I was turned on to this article by a short blurb in Trends, a publication of the American Animal Hospital Association, during my travels to a recent veterinary conference in Florida. Although it was written in 2004, the article–describing the life of Ernie, a suburban golden retriever who seems to have everything–is really timeless; veterinary professionals, shelters, and rescue groups see cases like Ernie’s every day. The type of neglect (Katz says “abuse,” and this may not be too strong a word) described in the story is eye opening:
His abusers aren’t lowlifes who mercilessly beat, starve, or tether animals. Quite the opposite: His owners are affluent, educated people who consider themselves humanistic and moral. But they’ve been cruel nonetheless, through their lack of responsibility, their neglect, their poor training, and their inattention.
Few dog owners–myself included–can say that they’ve never engaged in this sort of cruelty. From time to time, it’s unavoidable for most of us. But reading Katz’ article reminded me what an important commitment we’ve made by taking pets into our homes. And it reminded me of why we take hikes like this morning’s jaunt at Boyce Thompson Arboretum, and spend a few minutes in the yard three or four days a week doing clicker training with a seven-year-old dog (let alone the pup!), and help them learn rules and manners and generally get along with other dogs and people.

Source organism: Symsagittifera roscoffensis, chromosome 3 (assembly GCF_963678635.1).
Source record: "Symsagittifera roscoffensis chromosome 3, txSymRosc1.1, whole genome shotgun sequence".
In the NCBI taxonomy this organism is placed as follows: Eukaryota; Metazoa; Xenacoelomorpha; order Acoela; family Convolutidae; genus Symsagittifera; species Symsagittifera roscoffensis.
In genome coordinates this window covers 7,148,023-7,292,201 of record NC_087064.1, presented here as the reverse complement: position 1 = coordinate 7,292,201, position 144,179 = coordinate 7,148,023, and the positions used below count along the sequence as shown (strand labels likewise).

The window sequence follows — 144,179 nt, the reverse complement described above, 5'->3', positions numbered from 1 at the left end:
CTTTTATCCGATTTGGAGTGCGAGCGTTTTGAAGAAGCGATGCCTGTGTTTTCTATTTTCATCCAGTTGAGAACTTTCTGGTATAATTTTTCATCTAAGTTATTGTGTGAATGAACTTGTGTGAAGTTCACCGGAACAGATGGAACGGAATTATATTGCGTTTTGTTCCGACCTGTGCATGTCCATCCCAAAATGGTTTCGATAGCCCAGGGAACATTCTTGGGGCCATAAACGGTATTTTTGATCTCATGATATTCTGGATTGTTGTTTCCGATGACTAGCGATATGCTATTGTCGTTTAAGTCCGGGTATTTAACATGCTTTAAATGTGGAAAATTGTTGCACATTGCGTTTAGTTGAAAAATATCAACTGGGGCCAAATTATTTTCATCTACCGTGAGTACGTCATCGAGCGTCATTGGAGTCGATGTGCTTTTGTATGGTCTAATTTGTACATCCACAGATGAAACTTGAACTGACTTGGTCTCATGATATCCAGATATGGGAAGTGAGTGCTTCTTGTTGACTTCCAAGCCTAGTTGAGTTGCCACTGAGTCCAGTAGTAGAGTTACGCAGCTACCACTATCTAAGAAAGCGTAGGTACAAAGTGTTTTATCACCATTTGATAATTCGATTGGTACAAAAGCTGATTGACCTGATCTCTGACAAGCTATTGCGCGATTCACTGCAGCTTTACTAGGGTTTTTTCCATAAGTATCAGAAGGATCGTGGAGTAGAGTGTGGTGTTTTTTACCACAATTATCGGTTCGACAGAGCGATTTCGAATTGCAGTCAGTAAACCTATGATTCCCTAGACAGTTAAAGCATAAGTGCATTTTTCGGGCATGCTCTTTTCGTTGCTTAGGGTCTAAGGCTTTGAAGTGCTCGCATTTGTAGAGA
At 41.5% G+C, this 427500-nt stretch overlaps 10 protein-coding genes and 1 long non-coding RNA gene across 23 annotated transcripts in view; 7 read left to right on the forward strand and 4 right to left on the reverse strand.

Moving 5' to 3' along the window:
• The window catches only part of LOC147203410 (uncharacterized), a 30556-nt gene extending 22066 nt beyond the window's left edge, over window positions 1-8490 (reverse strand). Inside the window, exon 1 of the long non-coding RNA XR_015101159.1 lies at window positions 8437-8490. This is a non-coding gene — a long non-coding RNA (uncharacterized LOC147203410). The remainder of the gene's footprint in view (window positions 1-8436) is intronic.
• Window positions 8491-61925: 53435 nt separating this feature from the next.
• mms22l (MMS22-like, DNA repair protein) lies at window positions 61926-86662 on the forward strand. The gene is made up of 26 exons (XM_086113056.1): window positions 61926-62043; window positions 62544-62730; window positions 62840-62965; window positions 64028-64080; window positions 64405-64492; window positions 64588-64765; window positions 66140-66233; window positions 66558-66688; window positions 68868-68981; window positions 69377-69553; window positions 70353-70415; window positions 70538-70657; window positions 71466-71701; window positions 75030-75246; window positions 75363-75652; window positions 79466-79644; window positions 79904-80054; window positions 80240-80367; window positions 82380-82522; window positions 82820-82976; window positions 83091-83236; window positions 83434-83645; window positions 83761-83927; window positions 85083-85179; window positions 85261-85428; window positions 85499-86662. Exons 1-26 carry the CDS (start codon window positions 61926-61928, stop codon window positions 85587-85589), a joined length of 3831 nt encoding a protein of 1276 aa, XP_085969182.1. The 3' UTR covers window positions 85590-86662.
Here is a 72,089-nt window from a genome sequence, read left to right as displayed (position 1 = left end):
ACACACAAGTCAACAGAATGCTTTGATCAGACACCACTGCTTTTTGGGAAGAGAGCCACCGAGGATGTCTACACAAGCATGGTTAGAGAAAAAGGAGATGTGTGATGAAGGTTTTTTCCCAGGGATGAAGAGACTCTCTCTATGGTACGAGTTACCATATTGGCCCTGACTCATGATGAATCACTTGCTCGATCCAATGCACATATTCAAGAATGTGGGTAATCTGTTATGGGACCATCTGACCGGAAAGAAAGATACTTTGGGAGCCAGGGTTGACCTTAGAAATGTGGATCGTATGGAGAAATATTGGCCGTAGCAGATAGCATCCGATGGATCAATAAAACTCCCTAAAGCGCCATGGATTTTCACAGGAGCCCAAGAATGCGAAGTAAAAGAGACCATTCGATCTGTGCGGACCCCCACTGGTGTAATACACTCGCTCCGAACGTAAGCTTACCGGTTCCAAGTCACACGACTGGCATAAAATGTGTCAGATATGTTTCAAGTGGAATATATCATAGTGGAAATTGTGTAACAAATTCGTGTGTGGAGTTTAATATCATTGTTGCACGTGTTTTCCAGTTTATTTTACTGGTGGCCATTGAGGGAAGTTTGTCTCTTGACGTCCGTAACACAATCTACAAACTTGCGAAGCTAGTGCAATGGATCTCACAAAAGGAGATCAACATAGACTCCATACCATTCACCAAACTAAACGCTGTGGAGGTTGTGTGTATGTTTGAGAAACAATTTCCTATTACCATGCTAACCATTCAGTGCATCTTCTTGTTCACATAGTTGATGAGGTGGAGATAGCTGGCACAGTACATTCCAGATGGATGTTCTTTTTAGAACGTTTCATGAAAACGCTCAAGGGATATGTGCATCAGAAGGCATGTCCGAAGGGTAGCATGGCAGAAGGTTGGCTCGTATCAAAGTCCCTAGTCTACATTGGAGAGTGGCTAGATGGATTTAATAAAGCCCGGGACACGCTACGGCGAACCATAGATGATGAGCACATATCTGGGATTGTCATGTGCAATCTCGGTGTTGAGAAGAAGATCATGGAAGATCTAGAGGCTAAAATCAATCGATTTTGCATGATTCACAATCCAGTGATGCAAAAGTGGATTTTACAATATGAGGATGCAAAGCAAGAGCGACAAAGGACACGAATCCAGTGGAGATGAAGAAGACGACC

We all bring pets into our lives with good intentions. But it’s easy in our busy lives to forget what those intentions were at some points. Spend some time with your dog to remember why (s)he’s a part of your family—hit the dog park, work on “down-stays” in the yard, hike a trail in the Superstitions, enroll in a group obedience class, join an agility club, wrap up your Canine Good Citizen title, or visit us together at our Open House next weekend—you’ll be glad you did!